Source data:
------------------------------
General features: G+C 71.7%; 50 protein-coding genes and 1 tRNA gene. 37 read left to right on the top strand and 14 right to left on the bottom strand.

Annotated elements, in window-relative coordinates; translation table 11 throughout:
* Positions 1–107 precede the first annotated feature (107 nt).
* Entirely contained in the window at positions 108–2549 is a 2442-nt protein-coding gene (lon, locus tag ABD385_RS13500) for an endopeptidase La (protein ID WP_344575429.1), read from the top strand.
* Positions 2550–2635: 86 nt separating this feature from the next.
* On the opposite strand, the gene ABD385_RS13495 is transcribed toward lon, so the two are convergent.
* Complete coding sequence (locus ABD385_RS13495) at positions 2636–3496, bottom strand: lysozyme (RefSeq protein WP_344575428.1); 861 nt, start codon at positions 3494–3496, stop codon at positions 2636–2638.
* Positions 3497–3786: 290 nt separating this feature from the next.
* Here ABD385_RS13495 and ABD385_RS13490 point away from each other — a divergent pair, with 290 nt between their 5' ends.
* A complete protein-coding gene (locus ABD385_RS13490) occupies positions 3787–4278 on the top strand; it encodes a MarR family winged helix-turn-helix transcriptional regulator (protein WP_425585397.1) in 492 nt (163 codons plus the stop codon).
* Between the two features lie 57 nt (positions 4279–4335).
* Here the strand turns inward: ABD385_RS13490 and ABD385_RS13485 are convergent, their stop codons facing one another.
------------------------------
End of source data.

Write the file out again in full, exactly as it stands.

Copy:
General features: G+C 71.7%; 50 protein-coding genes and 1 tRNA gene. 37 read left to right on the top strand and 14 right to left on the bottom strand.

Annotated elements, in window-relative coordinates; translation table 11 throughout:
* Positions 1–107 precede the first annotated feature (107 nt).
* Entirely contained in the window at positions 108–2549 is a 2442-nt protein-coding gene (lon, locus tag ABD385_RS13500) for an endopeptidase La (protein ID WP_344575429.1), read from the top strand.
* Positions 2550–2635: 86 nt separating this feature from the next.
* On the opposite strand, the gene ABD385_RS13495 is transcribed toward lon, so the two are convergent.
* Complete coding sequence (locus ABD385_RS13495) at positions 2636–3496, bottom strand: lysozyme (RefSeq protein WP_344575428.1); 861 nt, start codon at positions 3494–3496, stop codon at positions 2636–2638.
* Positions 3497–3786: 290 nt separating this feature from the next.
* Here ABD385_RS13495 and ABD385_RS13490 point away from each other — a divergent pair, with 290 nt between their 5' ends.
* A complete protein-coding gene (locus ABD385_RS13490) occupies positions 3787–4278 on the top strand; it encodes a MarR family winged helix-turn-helix transcriptional regulator (protein WP_425585397.1) in 492 nt (163 codons plus the stop codon).
* Between the two features lie 57 nt (positions 4279–4335).
* Here the strand turns inward: ABD385_RS13490 and ABD385_RS13485 are convergent, their stop codons facing one another.